North’s private sector slows

The North’s private sector economy slowed last month, as business activity growth eased to a 16-month low, with the services and retail sectors leading the slowdown.

October also saw firms’ staff hiring levels dip to the lowest pace for nearly a year. The findings form part of the latest monthly Ulster Bank PMI (purchasing managers’ index) for the Northern Ireland economy and the bank’s chief economist for the region Richard Ramsey said growth rates still compare favourably with long-term averages.

“This slowdown is not unexpected, as growth rates tend to moderate as a recovery matures,” he explained.

All sectors of the North’s economy slowed in October, although construction and manufacturing continue to experience the strongest rates of growth aided by the close proximity of the Republic and Britain.

While services and retail suffered the heaviest growth slowdown, local retailers were the only sector to report an outright decline in business activity.

“It remains to be seen if this is just an adjustment following record rates of growth mid-year, or something more significant. In this respect, the next couple of months will be telling, as we enter the all-important Christmas period,” according to Mr Ramsey.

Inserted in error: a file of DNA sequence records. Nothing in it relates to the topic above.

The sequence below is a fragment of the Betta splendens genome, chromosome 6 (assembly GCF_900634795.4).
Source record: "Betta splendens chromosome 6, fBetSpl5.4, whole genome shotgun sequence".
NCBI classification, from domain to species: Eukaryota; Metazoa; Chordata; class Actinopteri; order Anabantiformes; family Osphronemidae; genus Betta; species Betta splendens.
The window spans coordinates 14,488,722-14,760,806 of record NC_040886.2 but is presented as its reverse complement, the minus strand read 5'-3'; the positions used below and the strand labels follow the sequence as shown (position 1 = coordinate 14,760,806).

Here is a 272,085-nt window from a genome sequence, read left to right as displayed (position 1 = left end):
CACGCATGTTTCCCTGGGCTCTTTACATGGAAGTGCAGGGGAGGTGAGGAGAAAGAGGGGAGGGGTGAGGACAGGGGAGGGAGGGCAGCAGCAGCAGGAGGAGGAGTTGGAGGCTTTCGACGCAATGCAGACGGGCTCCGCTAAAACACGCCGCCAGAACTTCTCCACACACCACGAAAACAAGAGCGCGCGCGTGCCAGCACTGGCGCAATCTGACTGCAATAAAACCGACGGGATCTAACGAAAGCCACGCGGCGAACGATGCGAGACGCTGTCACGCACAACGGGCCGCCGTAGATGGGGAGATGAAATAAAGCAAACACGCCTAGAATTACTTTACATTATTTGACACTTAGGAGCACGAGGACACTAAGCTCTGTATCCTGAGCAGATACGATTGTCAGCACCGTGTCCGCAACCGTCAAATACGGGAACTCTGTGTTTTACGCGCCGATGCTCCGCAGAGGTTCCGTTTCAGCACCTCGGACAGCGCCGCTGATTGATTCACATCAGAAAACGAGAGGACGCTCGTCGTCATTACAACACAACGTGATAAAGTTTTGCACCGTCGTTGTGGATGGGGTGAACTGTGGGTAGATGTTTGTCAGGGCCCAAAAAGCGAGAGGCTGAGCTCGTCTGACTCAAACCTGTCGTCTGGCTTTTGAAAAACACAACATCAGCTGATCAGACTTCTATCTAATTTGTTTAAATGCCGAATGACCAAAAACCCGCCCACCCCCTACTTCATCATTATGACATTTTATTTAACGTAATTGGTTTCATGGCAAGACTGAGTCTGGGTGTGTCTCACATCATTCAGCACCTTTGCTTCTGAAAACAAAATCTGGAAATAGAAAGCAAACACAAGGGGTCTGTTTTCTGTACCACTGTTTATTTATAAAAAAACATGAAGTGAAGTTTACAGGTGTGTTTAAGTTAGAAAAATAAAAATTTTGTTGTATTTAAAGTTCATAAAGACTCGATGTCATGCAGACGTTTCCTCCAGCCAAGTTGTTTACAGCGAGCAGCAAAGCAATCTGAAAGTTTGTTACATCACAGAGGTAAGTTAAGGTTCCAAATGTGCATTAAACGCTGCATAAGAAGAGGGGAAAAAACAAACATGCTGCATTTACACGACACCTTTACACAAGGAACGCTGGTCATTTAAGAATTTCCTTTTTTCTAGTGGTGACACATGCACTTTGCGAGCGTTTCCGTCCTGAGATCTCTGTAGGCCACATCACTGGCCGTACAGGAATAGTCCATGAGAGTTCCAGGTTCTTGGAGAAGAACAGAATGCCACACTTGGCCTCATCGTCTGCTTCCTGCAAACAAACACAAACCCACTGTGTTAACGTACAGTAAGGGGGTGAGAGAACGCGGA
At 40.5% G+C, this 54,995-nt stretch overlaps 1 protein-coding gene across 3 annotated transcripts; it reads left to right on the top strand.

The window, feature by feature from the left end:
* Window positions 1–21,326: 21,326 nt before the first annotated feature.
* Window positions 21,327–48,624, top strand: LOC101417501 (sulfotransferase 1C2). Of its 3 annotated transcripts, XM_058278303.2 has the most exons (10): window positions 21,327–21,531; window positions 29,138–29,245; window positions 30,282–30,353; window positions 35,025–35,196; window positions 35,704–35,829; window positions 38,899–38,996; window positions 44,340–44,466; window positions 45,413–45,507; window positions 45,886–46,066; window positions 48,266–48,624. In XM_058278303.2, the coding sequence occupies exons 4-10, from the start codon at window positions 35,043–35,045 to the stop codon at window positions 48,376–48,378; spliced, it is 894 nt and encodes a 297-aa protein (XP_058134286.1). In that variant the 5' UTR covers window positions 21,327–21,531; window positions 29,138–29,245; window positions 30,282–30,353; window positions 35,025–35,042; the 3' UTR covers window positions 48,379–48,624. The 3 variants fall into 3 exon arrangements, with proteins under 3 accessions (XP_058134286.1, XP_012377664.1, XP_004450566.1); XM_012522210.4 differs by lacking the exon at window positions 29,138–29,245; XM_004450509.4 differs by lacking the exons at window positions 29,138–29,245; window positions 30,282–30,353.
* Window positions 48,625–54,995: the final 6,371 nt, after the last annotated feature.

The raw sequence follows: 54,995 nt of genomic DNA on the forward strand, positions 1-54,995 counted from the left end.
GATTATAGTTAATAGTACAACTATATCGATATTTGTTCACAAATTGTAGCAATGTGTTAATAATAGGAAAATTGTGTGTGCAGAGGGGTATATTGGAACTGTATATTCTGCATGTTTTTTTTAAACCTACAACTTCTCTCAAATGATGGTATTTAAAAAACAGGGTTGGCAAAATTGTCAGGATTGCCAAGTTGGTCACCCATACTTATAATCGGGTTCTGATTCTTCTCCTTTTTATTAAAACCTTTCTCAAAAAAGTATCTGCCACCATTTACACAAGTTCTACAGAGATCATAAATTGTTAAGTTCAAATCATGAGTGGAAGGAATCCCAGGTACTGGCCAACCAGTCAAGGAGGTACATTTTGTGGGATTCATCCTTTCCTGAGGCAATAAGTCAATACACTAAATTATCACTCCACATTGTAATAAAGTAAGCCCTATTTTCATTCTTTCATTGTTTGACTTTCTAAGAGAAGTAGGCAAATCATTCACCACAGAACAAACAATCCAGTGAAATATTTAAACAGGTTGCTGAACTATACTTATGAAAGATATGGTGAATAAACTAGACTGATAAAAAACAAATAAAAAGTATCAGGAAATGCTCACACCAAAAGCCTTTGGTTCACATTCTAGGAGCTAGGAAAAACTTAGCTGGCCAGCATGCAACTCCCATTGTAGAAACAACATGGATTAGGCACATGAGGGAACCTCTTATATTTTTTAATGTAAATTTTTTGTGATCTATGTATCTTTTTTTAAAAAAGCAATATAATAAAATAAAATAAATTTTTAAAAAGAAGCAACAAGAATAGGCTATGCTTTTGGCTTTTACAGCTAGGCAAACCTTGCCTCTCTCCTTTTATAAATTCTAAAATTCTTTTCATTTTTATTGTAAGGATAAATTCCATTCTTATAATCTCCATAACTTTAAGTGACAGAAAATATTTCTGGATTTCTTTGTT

He went on to say that the North’s real economic problems will come over the medium-to-long-term.

“Despite the overall slowdown in growth, the near-term outlook remains relatively positive, as there is significant momentum in the local economy and its key trading partners — Britain and the Republic of Ireland. This momentum should drive the local economy into 2015.

“Thereafter, the cuts in public expenditure will increasingly act as a drag on economic growth,” he added.

The latest PMI shows that an easing of cost pressures has affected the price of goods and services.

Retail prices, for instance, fell last month at their fastest rate since June 2009, which, according to Ulster Bank, suggests strong competition and heavy discounting.

“An easing of inflationary pressures is also evident, with input costs rising at their weakest rate since June 2012, with the continuing drop in the price of oil and other commodities a major factor,” according to Mr Ramsey.

“The construction industry is the exception, as it is the only sector still reporting very strong rates of input cost inflation,” he added.


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